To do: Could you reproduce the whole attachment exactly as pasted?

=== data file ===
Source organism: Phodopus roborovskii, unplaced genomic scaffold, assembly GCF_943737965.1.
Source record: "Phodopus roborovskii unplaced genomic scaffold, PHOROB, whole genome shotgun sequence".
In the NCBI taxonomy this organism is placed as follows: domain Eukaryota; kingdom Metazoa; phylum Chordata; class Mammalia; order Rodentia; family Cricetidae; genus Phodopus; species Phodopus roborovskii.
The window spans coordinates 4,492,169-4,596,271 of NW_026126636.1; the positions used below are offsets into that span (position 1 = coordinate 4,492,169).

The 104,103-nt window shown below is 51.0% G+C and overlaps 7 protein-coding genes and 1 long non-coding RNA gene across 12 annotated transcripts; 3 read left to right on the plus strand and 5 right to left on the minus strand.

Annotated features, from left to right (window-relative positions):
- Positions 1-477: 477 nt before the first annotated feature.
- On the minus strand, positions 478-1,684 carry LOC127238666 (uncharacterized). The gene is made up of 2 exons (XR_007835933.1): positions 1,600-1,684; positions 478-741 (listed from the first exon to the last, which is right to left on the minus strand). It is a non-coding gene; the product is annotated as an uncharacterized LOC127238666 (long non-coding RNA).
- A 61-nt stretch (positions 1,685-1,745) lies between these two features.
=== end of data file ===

Source organism: Phodopus roborovskii, unplaced genomic scaffold, assembly GCF_943737965.1.
Source record: "Phodopus roborovskii unplaced genomic scaffold, PHOROB, whole genome shotgun sequence".
In the NCBI taxonomy this organism is placed as follows: domain Eukaryota; kingdom Metazoa; phylum Chordata; class Mammalia; order Rodentia; family Cricetidae; genus Phodopus; species Phodopus roborovskii.
The window spans coordinates 4,492,169-4,596,271 of NW_026126636.1; the positions used below are offsets into that span (position 1 = coordinate 4,492,169).

The 104,103-nt window shown below is 51.0% G+C and overlaps 7 protein-coding genes and 1 long non-coding RNA gene across 12 annotated transcripts; 3 read left to right on the plus strand and 5 right to left on the minus strand.

Annotated features, from left to right (window-relative positions):
- Positions 1-477: 477 nt before the first annotated feature.
- On the minus strand, positions 478-1,684 carry LOC127238666 (uncharacterized). The gene is made up of 2 exons (XR_007835933.1): positions 1,600-1,684; positions 478-741 (listed from the first exon to the last, which is right to left on the minus strand). It is a non-coding gene; the product is annotated as an uncharacterized LOC127238666 (long non-coding RNA).
- A 61-nt stretch (positions 1,685-1,745) lies between these two features.